Communities of Putaendo, in Chile’s Valparaíso region, have filed a judicial appeal with the Environmental Assessment Service (SEA in Spanish), demonstrating various omissions and inaccuracies made by the Canadian mining company during the Environmental Assessment of its Vizcachitas project. In a 28-page document, the communities explain how the questions they asked during the citizen participation process were not adequately answered by the entity.
Canadian mining company Los Andes Copper has been developing the Vizcachitas copper-molybdenum-silver mining project in Putaendo since 2007. The company has been undertaking exploration activities without the consent of the local communities or the appropriate environmental permits. The rural municipality of Putaendo, which is largely made up of agricultural and livestock communities, and the Putaendo Resiste collective, have opposed the project ever since they realized the company was carrying out exploration activities without their knowledge or consent. As Carmen Pérez, a member of Putaendo Resiste told us in 2019, “There was never any communication or knowledge that the company was working there initially until one day we noticed the roads and the buildings...they never asked - people in the region were shocked”. In August 2020, the Valparaíso Court of Appeals approved an injunction requested by the Putaendo community against the SEA for having denied their right to a citizen participation process in March of that year.
Below is a summary prepared by Putaendo Resiste highlighting the most important points from the judicial appeal:
July 5, 2021
Press release: Putaendo won't surrender; files judicial appeal against approval of 350 drill holes
Thirty neighbours, together with Putaendo Resiste, filed a judicial appeal with the Environmental Assessment Service (SEA) against the Valparaíso Regional Environmental Committee's approval of drilling to be carried out by Vizcachitas Holdings, a subsidiary of Canadian mining company Los Andes Copper. This project seeks to drill up to 350 holes in the Las Tejas sector in the Putaendo Mountain Range.
As a community, we have objected that the citizen participation process was not done correctly, because it did not guarantee actual participation and excluded important local social actors. First, a citizen participation process was organized in the middle of a pandemic, without promoting it, leading to very low participation. The SEA only carried out this process to comply with the Supreme Court ruling that also cancelled the first approval it had given to the project. Second, the SEA rejected the participation of social organizations and ignored their observations on the basis of a procedural formality that they had not been duly informed of.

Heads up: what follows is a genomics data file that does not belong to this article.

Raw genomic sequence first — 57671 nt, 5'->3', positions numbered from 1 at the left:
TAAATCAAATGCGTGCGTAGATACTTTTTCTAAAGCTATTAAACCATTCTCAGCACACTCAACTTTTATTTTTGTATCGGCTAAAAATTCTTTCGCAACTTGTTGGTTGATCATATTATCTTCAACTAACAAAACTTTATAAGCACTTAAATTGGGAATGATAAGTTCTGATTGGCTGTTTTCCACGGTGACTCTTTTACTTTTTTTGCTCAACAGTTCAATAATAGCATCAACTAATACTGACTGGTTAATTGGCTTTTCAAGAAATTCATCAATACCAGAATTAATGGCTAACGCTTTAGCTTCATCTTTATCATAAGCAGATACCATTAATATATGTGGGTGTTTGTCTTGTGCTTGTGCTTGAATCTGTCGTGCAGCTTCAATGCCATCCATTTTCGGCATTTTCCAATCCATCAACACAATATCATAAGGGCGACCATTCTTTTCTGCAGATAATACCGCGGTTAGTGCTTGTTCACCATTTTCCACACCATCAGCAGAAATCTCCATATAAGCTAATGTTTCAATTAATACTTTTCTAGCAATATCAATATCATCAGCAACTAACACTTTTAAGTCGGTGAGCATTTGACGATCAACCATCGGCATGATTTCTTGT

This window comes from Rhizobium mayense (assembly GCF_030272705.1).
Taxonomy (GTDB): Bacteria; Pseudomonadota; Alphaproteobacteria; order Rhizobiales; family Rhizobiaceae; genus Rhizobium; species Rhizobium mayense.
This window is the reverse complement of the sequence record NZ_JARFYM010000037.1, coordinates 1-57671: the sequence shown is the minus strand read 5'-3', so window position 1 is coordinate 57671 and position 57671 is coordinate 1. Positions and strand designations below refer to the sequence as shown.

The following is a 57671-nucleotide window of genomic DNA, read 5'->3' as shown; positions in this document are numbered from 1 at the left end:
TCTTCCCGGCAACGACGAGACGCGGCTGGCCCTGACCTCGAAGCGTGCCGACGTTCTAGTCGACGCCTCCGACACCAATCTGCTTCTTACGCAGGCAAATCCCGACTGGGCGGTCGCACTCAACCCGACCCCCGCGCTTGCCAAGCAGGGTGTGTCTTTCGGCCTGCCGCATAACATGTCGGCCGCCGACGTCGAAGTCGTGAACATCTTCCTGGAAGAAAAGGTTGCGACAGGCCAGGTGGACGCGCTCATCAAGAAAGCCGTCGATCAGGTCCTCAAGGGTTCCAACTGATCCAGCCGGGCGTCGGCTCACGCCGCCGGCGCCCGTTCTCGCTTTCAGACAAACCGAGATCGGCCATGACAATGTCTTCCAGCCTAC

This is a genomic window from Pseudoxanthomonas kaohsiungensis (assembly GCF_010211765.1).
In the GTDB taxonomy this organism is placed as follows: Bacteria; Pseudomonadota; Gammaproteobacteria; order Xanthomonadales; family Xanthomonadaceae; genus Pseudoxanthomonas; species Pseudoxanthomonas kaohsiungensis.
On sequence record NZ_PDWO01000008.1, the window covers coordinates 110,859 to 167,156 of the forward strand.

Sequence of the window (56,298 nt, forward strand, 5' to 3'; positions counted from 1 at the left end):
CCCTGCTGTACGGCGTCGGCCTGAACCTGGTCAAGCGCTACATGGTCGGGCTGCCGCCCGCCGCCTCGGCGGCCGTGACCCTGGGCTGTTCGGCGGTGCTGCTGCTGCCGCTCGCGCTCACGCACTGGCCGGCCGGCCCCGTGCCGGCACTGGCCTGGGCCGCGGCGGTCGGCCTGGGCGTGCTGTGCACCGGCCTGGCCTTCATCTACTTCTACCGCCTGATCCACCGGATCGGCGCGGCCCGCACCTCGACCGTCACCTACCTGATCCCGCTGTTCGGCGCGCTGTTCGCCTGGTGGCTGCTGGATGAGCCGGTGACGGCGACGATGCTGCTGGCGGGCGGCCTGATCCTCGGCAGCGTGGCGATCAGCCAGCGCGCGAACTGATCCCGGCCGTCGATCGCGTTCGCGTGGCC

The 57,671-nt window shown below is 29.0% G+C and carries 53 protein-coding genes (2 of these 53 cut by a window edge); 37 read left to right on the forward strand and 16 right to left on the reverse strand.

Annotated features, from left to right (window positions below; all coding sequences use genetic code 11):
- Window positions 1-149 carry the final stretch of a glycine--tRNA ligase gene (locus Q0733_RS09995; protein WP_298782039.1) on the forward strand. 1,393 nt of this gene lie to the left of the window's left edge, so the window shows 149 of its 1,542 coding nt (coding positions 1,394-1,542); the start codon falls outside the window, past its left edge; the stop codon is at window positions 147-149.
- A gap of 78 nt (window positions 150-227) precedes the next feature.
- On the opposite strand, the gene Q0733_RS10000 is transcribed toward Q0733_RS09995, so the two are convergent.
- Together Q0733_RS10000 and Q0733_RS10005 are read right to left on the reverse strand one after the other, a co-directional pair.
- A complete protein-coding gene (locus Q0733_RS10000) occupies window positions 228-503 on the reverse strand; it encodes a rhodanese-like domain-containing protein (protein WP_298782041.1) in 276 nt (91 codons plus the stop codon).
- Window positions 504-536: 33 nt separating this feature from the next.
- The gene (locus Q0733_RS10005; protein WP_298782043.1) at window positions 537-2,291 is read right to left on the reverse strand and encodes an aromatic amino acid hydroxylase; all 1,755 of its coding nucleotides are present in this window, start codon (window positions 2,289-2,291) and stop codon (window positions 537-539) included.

From the point of view of the evaluation process, the approval of the project's Environmental Impact Statement (EIS) is arbitrary and presents several flaws. Regarding water sources, the company made a substantial change to the initial EIS in a desperate attempt to resolve one of the critical points, the source of water for its operation. Unable to demonstrate that the watersheds the project used didn't come from the Rocín River basin, they report in their complementary annex that they will obtain water sources using tanker trucks. However, there is no impact study that shows how the increase in traffic in the area could affect the basin or the road in the historic centre of Putaendo. Therefore, the impacts on the road were not adequately assessed, despite all the observations made by the Ministry of Housing and Urbanism's Regional Ministerial Secretary, whose report is ignored in all subsequent stages of the evaluation done by the SEA. Regarding flora and fauna, the EIS disregards many plant and animal species in its baseline study, which were recognized in the Simbiosis consultants’ report commissioned by the municipality. Finally, regarding the human environment, the company arbitrarily minimizes the project's area of influence to avoid assessing the impact it is inflicting on the community of the Piguchén mountain range.
Once again, we face an environmental institutionality that fails expectations, demonstrating that its purpose is to approve flawed projects based on economic and political interests without considering the potential damage to communities and ecosystems.
For many years now, Putaendo has been reporting the incompetent behaviour of the Environmental Impact Evaluation System and government authorities, as well as illegal actions committed by the mining company, leading to several objections, sanctions, and fines imposed by the regional Superintendence. All these actions have forced Los Andes Copper to delay the project for about five years.
We welcome the judicial appeal filed by the new authorities of the Municipality of Putaendo. For all the above reasons, we see with optimism that the unity of social organizations will stop this criminal mining project.
Support the struggle of the people of Putaendo by signing this petition.